• Good nutrition and rest allow for more rapid recovery.

And here are some training facts to remember as well:

Strength and speed are separate concepts requiring weight training with different percentages of maximum as follows:

80 - 95 percent of max -- speed and strength developed together
50 - 80 percent of max -- speed is developed more than strength
95 percent and higher -- only strength is developed

Each sport has to be treated differently (i.e., a different periodization scheme). For example, the Soviets taught their coaches that speed depends upon endurance in distance events, but upon strength in anaerobic events.

Eccentric training does not force adaptation in ligaments and tendons -- only speed-strength training (lifting the weight fast -- max effort, accelerating the weight with inertia assisting) can do that. As your competition draws nearer and nearer, your training objectives change, and therefore your training methods change commensurably.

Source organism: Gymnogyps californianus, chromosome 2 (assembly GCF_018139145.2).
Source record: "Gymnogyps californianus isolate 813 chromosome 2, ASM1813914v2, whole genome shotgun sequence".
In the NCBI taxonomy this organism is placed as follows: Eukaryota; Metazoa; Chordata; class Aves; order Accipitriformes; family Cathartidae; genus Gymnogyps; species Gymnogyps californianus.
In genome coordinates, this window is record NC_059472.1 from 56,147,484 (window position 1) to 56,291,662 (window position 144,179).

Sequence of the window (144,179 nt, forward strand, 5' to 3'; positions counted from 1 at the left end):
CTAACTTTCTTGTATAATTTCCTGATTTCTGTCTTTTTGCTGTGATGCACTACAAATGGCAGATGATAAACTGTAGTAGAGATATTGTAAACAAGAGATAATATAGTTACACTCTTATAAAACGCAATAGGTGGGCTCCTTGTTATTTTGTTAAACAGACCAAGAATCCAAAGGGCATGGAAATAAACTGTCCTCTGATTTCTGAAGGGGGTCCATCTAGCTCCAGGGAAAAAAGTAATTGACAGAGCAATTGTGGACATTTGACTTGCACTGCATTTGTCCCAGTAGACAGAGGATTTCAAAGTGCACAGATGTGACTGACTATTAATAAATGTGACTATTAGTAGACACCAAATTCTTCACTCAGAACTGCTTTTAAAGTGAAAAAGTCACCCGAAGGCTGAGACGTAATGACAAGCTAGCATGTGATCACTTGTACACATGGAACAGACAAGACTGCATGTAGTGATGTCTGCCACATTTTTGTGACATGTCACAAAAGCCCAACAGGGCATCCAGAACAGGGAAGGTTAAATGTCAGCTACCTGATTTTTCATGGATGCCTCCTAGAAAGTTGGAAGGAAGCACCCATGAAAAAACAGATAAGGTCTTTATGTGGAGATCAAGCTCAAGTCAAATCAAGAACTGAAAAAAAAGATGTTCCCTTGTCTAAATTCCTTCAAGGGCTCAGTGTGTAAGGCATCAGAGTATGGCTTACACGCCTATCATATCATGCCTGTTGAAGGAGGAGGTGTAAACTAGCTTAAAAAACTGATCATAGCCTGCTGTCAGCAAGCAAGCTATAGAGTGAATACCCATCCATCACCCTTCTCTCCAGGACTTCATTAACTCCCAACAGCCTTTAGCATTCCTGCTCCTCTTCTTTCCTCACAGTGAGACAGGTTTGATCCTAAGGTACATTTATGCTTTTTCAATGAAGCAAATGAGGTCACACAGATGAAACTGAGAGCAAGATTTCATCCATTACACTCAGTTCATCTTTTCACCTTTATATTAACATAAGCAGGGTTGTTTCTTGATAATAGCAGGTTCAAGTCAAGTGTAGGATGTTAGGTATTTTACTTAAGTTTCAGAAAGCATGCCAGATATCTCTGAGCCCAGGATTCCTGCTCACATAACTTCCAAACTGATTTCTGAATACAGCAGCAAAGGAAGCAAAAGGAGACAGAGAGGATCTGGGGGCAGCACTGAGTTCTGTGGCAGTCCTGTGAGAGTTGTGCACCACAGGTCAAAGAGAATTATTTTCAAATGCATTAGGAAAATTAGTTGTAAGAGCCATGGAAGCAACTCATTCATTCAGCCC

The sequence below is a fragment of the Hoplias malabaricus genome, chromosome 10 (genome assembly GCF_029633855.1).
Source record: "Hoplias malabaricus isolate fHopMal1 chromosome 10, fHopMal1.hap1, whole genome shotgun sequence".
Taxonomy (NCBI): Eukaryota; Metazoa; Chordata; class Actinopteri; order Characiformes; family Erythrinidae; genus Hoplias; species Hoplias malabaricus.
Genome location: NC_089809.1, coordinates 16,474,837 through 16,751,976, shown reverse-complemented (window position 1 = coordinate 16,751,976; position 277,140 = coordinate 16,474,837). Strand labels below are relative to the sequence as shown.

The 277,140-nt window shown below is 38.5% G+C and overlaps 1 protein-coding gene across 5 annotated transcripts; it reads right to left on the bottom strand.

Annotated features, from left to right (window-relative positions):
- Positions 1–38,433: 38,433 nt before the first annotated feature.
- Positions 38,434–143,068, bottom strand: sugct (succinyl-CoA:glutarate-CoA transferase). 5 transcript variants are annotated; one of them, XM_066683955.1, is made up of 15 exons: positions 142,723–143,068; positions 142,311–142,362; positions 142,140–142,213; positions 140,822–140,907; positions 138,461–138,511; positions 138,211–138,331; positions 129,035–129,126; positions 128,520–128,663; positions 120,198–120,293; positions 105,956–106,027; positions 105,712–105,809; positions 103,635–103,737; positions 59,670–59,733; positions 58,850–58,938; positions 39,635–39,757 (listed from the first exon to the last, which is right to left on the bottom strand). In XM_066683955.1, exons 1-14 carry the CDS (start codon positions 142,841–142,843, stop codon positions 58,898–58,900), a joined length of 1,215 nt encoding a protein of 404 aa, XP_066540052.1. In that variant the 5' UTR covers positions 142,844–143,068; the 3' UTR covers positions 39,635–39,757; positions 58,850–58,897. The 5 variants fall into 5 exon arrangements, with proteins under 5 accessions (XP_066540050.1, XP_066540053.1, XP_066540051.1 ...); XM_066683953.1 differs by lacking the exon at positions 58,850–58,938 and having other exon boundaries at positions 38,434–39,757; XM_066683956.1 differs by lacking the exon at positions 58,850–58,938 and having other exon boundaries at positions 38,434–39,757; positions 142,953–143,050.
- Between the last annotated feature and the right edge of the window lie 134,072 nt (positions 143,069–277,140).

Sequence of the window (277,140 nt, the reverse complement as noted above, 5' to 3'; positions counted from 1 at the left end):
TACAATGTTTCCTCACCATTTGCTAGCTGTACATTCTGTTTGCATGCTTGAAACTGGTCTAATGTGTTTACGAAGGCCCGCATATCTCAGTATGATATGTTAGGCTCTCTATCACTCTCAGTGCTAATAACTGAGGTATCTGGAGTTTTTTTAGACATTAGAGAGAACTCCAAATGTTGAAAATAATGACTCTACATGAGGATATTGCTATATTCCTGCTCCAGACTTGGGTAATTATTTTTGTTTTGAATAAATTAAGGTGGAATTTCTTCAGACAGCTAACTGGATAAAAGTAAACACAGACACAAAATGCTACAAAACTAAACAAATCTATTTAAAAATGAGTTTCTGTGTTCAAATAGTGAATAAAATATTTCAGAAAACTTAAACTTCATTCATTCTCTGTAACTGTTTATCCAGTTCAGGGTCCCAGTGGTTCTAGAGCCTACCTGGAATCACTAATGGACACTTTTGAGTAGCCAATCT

Having listed this recovery and training facts, it's clear as to why you must divide your training into periods. Here then are some of the important basics regarding the theory behind the need to periodize your training:

    Planned training must bring you to peak form at a pre-determined date (e.g., a competition).
    Planning should make the process and end result of your training less haphazard and more predictable.